The good of creatures must enter into the end at which they aim. This is manifest from creation, and providence, and the Bible. To meet the demands of the nature and constitution of every being, is manifestly the tendency of things so far as we can understand them. These things are means of producing satisfaction in the minds of Moral Agents, and in "satisfying the wants of every living thing." Thus it is said, "Thou openest thy hand and satisfyest the wants of every living thing." This satisfaction of creatures is an ultimate good. Their virtue and every thing else but this satisfaction itself, is a condition and means of promoting it. The highest good then of the universe must be that at which God and all holy beings ought to aim and really do aim. Unless they aim at this, their aim can never meet the demands of the Intelligence of Moral Agents. If they do aim at this, the Intelligence cannot but be satisfied.
But to this philosophy it is objected,
1. That if the highest good or well-being of God and of the Universe be the sole Foundation of Moral Obligation, it follows that we are not under obligation to will any thing except this end with the necessary conditions and means thereof. That every thing but this end, which we are bound to will
must be willed as a means to this end or because of its tendency to promote this end. And this it is said is the doctrine of Utility.
To this I answer; The doctrine of Utility is, that the foundation of the obligation to will both the end and the means is the tendency of the willing to promote the end. But this is absurd. The doctrine of this discourse is not, as Utilitarians say, that the foundation of the obligation to will the End or the Means is the tendency of the willing to promote that end, but that the foundation of the obligation to will both the end and the means, is the intrinsic value of the end. And the condition of the obligation to will the means is the perceived tendency of the means to promote the end.
The end is to be willed for its own sake. The conditions and means of this end are to be willed for the sake of the end; that is, it is the intrinsic value of the end, that is the foundation of the obligation to will the conditions and means. The tendency of the means to promote the end is not, as Utilitarians say, the Foundation of the Obligation to will the means, but both the end and the means are to be willed for the same reason, to wit, the intrinsic value of the end. The obligation to will the means being only conditiona ted upon, but not found in their tendency to promote the end. This then is not the doctrine of Utility.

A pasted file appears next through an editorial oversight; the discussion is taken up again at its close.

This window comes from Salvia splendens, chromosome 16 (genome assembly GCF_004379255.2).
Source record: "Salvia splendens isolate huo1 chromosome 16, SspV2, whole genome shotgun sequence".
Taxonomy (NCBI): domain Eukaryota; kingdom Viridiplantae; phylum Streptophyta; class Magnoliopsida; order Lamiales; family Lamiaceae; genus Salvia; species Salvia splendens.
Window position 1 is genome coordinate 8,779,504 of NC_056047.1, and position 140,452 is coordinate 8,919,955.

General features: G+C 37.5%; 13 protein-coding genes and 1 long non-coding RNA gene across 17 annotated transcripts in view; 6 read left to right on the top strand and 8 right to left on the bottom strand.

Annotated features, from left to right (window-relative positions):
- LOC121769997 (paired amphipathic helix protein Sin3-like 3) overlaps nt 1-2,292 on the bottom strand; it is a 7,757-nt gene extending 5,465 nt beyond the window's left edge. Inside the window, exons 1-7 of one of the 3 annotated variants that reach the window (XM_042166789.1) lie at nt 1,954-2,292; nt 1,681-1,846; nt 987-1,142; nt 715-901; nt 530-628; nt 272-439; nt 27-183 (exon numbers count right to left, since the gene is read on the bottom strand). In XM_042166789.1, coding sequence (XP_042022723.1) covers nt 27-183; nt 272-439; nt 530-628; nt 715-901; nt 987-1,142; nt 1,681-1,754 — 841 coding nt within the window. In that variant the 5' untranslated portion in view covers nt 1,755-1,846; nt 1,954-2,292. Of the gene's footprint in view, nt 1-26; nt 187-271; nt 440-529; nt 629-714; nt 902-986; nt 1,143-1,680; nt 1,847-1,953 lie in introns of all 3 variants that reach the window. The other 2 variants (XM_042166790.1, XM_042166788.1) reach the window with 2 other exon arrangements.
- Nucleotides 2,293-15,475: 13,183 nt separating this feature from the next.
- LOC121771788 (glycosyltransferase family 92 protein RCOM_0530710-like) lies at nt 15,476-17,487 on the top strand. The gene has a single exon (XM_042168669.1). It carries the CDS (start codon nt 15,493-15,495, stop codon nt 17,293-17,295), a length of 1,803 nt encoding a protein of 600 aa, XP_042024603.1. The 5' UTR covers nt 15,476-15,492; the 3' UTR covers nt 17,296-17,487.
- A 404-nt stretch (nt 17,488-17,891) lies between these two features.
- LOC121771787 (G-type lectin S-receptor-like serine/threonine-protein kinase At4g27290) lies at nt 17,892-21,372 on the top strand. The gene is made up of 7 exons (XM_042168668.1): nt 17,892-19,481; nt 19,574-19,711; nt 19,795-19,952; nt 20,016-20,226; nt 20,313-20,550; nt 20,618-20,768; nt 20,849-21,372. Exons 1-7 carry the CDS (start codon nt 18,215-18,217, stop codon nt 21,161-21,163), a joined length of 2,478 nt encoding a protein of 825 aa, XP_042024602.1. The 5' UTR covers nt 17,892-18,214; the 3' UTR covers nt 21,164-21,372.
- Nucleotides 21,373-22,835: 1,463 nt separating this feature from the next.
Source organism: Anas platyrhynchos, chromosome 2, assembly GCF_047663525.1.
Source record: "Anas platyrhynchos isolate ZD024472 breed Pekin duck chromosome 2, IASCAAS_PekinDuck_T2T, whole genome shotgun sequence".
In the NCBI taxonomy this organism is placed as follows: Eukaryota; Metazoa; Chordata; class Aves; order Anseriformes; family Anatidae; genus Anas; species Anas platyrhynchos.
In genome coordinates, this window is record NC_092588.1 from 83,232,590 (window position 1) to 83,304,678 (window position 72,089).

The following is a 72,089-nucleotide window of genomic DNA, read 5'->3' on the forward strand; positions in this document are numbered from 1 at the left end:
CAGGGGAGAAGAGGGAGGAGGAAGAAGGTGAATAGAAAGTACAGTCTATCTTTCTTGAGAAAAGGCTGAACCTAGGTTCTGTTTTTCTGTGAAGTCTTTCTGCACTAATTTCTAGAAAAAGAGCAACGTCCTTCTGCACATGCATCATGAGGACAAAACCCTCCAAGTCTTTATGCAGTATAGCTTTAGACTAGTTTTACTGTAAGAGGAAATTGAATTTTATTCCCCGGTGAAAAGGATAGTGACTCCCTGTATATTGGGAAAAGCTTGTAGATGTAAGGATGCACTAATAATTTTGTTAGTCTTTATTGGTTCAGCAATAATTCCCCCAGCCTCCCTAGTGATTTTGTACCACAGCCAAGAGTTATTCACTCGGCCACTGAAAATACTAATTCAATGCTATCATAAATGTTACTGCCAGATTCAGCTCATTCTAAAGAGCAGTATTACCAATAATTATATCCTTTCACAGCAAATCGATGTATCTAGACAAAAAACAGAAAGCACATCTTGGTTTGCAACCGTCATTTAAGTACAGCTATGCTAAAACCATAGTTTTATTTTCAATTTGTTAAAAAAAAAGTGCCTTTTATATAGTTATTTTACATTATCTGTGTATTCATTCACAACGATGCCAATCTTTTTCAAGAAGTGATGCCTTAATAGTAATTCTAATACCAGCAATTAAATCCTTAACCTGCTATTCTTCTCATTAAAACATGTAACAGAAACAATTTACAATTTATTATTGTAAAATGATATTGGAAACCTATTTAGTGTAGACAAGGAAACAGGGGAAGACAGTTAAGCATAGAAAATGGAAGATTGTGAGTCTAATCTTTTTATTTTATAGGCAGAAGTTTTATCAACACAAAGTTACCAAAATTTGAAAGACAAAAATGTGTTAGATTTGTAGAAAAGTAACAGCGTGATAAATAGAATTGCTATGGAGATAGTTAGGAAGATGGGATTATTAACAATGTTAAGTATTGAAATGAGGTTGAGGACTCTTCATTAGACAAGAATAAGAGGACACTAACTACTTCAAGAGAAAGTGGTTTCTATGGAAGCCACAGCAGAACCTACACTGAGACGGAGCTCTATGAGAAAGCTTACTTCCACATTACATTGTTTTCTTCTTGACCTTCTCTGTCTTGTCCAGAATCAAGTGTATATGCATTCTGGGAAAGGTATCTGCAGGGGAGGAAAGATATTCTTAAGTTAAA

2. It is objected that if the good of being be the only Foundation of Moral Obligation, we should be indifferent in respect to the means, if the end could be obtained. But this, it is said, contradicts human consciousness. To this I answer, the end to be obtained is the satisfaction of universal mind, that results from having every demand of the being fully met. Now it is impossible that this satisfaction should exist unless these demands are met. To suppose then that the end can be obtained without these demands being met, is the same as to suppose that the end can be obtained without the natural and necessary conditions and means. This supposition is therefore an impossible supposition, and consequently inadmissi ble.
Again; if universal mind were perfectly satisfied so that there were no demand or want of any being that was not fully met, we should of course be satisfied, and well satisfied, and perfectly satisfied, on this supposition.
The philosohpy to which this objection is opposed teaches that the highest well being of God and of the universe is the ultimate, the absolute good of moral agents and